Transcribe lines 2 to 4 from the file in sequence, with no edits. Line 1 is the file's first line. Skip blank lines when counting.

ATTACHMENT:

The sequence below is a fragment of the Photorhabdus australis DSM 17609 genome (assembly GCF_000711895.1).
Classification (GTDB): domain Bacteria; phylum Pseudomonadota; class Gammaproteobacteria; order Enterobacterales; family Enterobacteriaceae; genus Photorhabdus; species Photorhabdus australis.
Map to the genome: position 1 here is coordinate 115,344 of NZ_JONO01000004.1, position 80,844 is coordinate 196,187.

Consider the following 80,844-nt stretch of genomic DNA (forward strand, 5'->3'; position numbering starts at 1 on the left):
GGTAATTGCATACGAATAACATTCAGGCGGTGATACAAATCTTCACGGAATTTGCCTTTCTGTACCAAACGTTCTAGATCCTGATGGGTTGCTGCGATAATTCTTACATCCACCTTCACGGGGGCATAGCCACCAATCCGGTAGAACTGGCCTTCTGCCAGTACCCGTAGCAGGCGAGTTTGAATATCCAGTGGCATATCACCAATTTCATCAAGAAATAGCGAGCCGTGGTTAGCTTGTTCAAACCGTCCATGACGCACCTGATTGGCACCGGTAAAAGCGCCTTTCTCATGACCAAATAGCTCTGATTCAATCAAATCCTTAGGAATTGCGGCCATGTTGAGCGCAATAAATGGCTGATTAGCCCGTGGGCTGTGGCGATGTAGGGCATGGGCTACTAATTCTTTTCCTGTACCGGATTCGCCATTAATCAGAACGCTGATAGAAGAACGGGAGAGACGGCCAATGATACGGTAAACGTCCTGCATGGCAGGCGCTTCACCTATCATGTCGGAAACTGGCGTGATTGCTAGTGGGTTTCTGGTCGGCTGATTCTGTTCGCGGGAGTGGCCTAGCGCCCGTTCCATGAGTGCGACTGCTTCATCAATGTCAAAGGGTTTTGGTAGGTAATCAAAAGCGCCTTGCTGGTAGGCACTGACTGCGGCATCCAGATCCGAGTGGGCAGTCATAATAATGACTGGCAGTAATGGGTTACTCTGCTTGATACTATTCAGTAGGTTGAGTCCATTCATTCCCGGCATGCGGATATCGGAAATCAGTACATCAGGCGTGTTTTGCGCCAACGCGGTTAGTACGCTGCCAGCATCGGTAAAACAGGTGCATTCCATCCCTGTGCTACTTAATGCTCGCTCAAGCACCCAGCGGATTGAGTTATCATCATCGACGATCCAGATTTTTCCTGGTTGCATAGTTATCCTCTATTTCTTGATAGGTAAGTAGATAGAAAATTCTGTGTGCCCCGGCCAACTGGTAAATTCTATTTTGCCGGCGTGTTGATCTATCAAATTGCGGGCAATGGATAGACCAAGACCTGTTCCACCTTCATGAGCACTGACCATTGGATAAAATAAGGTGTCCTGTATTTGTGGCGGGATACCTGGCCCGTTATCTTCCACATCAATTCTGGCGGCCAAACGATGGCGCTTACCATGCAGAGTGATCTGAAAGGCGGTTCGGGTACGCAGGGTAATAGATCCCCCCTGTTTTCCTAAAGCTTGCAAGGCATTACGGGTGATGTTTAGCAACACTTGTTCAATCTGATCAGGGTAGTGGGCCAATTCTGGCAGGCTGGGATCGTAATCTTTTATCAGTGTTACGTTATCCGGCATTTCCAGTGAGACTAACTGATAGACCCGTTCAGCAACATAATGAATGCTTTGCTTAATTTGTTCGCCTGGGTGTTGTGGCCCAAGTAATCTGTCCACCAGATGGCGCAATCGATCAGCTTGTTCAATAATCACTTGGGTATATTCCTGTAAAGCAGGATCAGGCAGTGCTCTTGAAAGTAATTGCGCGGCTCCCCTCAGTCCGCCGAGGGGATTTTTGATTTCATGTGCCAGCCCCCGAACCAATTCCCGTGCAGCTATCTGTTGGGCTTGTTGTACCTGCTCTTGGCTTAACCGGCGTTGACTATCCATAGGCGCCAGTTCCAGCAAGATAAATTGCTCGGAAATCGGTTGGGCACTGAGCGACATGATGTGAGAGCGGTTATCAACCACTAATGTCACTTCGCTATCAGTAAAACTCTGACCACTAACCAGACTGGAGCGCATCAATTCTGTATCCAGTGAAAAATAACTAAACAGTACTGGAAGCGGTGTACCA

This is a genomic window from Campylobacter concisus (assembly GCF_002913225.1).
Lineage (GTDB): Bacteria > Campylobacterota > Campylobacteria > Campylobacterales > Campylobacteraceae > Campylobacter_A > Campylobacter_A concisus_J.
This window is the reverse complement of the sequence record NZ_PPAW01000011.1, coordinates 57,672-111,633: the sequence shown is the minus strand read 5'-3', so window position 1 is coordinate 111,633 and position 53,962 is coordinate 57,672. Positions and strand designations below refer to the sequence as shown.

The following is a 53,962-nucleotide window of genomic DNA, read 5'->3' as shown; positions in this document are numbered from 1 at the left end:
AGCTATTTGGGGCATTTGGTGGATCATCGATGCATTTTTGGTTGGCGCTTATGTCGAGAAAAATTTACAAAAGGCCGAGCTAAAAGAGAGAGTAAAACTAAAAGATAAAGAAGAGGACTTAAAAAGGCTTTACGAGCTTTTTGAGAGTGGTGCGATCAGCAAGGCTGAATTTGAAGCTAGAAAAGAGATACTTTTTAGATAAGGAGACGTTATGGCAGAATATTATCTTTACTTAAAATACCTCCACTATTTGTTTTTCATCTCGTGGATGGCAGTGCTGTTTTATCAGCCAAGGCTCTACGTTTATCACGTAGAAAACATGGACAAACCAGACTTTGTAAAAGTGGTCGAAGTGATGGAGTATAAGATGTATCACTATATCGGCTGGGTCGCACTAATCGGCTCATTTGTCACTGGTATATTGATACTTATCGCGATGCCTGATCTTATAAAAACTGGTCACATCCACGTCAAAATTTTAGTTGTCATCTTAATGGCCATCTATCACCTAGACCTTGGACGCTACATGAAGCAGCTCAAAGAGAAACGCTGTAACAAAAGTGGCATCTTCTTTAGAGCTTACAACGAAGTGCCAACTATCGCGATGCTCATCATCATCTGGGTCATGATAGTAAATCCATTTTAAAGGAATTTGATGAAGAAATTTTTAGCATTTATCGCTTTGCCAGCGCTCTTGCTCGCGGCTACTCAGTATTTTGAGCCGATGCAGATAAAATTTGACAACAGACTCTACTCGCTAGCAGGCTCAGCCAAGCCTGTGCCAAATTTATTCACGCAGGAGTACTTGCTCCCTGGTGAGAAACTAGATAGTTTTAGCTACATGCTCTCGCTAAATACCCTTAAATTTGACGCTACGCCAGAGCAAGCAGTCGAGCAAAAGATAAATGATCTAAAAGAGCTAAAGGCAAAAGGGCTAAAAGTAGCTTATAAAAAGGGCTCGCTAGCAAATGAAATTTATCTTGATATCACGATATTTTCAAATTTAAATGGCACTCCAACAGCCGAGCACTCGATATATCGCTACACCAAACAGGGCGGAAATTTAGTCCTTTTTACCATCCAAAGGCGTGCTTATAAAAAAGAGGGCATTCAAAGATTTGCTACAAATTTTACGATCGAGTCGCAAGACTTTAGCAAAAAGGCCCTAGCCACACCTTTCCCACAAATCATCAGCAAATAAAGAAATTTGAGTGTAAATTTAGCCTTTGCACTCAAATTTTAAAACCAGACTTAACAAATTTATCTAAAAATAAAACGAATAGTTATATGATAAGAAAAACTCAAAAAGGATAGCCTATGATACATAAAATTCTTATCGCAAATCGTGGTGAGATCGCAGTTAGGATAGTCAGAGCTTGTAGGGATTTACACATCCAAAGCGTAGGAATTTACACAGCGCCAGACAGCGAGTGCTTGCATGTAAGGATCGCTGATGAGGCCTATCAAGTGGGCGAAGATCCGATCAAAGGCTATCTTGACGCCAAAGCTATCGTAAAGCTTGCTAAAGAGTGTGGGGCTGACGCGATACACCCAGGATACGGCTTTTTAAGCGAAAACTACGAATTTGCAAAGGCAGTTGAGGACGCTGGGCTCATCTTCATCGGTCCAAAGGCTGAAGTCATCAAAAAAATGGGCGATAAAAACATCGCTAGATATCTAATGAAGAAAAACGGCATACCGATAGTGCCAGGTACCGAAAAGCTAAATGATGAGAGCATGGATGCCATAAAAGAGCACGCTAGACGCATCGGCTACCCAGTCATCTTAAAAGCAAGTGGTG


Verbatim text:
Classification (GTDB): domain Bacteria; phylum Pseudomonadota; class Gammaproteobacteria; order Enterobacterales; family Enterobacteriaceae; genus Photorhabdus; species Photorhabdus australis.
Map to the genome: position 1 here is coordinate 115,344 of NZ_JONO01000004.1, position 80,844 is coordinate 196,187.

Consider the following 80,844-nt stretch of genomic DNA (forward strand, 5'->3'; position numbering starts at 1 on the left):